The Grateful Dead and Big Brother and The Holding Company were invited to perform at the Vancouver Trips Festival from July 29 to 31, 1966. This event kicked off psychedelia in earnest in Vancouver. Vancouver, British Columbia, a free thinking seaport with balmy weather, had a very interesting music and arts scene in the 1960s. One of the peculiar characteristics of Canadian hippiedom, however, was that it had very little political strife attached to it, as Canada was neither involved in a ruinous war in Southeast Asia nor had a history of oppressing black people. As a result, though Vancouver hippies were no less enthusiastic than anyone else on the West Coast, the scene was more about music and the arts, with considerably less of the "Us vs Them" confrontation between straights and squares that characterized America in the 60s.
Vancouver promoter Jerry Kruz had a club called The Afterthought, which was putting on shows at the Pender Auditorium (at 399 Pender). He invited the Grateful Dead to stick around Vancouver and play a show on Friday, August 5, for which the above Bob Masse poster was made. Opening the show was a band of hip high school students, the United Empire Loyalists. Up until a few weeks earlier, they had called themselves The Molesters, as a cheeky joke, but Kruz told that they needed a more reasonable name if they expected it to be on rock posters around town, so they adopted the name of Americans who had resettled in Canada after the Revolutionary War. The Vancouver teenagers found themselves as the hosts of the Grateful Dead between Sunday's Trips Festival event and Friday's concert.
The band's website picks up the story from here, from drummer Richard Cruickshank:
However, between the Sunday and the Friday The Dead needed at least one practise; and unbeknownst to Richard's parents who were away on vacation, that practise ended up chez Cruickshank. The one problem lay in the location of the Cruickshank residence being in staid, upper middle-class West Vancouver: "Picture this: nobody'd seen people with hair that long - people with shoulder-length hair. Nobody here had hair that long!" remembers Richard.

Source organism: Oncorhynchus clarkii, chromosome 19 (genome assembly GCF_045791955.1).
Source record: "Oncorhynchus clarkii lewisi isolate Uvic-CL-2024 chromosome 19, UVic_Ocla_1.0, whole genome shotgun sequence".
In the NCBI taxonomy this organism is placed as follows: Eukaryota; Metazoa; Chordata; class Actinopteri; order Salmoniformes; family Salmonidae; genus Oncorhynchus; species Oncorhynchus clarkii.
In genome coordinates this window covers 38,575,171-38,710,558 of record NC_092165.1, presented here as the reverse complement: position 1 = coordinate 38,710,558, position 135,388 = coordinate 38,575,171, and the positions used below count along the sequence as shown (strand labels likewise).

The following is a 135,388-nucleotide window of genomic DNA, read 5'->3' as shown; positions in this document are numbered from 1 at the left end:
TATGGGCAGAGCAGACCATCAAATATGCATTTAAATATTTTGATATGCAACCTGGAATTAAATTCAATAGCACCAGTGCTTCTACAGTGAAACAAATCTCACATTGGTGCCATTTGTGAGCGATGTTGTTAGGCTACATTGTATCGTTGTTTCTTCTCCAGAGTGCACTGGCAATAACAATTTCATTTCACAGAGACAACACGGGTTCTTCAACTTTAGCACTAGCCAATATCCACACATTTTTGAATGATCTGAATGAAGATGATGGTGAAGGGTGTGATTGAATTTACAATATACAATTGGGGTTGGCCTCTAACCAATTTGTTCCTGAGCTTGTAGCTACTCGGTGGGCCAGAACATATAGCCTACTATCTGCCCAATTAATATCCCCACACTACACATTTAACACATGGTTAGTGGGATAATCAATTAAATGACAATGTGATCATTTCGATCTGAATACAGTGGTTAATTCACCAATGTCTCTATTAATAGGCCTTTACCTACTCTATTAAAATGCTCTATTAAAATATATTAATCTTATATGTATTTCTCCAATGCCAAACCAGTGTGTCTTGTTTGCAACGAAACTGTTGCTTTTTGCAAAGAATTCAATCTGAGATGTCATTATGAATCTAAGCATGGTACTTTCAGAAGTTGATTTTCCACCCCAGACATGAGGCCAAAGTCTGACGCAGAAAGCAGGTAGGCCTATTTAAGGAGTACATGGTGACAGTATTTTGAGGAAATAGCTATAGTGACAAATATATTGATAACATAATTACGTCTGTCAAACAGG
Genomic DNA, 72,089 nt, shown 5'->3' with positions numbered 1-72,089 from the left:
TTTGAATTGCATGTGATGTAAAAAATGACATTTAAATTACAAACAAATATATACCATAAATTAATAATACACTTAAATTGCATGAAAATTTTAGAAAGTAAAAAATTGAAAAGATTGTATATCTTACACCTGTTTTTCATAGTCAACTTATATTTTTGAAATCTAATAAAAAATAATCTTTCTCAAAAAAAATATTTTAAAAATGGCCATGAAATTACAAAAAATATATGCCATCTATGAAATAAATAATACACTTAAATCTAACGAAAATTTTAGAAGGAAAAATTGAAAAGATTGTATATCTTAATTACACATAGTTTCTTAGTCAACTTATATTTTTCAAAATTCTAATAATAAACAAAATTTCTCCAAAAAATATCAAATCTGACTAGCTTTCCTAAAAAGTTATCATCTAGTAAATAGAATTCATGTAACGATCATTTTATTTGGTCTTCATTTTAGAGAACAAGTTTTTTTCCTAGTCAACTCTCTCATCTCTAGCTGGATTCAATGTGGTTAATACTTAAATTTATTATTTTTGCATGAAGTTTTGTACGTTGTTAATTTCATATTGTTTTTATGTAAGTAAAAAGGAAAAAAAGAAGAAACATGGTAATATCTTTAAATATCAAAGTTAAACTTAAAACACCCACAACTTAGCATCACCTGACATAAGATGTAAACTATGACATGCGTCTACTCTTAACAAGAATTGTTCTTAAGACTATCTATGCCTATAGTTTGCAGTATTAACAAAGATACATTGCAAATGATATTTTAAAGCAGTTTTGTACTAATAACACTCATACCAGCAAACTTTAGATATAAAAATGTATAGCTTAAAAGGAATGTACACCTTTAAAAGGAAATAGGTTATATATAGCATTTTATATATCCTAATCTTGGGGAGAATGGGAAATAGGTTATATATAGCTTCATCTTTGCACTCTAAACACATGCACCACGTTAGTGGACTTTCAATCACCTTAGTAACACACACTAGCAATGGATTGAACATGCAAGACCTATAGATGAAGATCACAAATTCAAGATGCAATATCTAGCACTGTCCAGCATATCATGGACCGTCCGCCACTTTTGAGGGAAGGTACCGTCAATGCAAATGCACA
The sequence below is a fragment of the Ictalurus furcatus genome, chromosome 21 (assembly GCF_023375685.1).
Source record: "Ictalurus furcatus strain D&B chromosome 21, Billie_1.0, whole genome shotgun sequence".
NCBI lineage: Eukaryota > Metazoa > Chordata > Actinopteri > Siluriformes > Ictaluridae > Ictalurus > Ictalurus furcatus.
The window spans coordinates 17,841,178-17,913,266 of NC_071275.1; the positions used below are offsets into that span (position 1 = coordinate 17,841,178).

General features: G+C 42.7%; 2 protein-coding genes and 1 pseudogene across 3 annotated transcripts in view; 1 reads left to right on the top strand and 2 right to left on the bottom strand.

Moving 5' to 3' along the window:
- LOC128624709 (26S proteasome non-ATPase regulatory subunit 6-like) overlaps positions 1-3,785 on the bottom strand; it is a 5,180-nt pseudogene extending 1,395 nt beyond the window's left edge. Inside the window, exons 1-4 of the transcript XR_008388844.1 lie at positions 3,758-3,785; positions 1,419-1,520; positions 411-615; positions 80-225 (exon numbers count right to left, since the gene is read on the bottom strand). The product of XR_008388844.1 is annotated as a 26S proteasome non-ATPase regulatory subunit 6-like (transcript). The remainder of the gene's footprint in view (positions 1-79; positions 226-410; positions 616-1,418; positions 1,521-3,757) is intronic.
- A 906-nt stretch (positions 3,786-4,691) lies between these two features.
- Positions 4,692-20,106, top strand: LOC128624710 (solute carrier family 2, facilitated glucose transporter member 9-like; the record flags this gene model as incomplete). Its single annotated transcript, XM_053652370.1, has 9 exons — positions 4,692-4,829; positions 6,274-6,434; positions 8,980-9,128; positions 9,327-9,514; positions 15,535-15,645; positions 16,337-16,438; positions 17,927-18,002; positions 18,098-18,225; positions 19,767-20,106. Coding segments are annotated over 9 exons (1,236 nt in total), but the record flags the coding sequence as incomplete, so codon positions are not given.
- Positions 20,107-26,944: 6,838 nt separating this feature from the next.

Jeff [Ridley, the guitarist] also recalls: "So we all paraded into Dick's parents' place with The Grateful Dead and their hippie entourage and all the neighbours peering out from behind their curtains!"
"This was an upper middle-class neighbourhood of dentists and businessmen and retired people, and nobody could believe this was happening!" continues Richard, "They rehearsed on our equipment, and the neighbours could hear it. They made our equipment sound good too! As a sixteen year-old, you tend to think that you'll sound good when you can afford better gear. But there was not a single problem; the only damage that was caused was by me: I left a cigarette in an ashtray which burned a hole in the top of my parents' stereo cabinet. And all our food went missing - the fridge was empty, but at least it was clean! They were the nicest people as I remember them, really sweet guys. Very good people." Naturally, after the practise extended well into the evening and eventually turned into a party, a neighbour did call the police and shut the festivities down.
Then comes the interesting part. By Friday, the Loyalists are driving around Vancouver in the band's van, when serendipity strikes. Ridley:
"They wanted to do some publicity for the gig they were playing that night so they were driving around Vancouver and saw the bandstand at English Bay. Without getting any permission, they decided they'd play there; they set up and were promptly shut down by the police. Everywhere they went they got shut down! Another time they were planning on playing Kits Beach on a flatbed truck which was all set up for that and we opened up. But by the time we finished out set the cops had already arrived and shut the whole thing down and again they didn't play."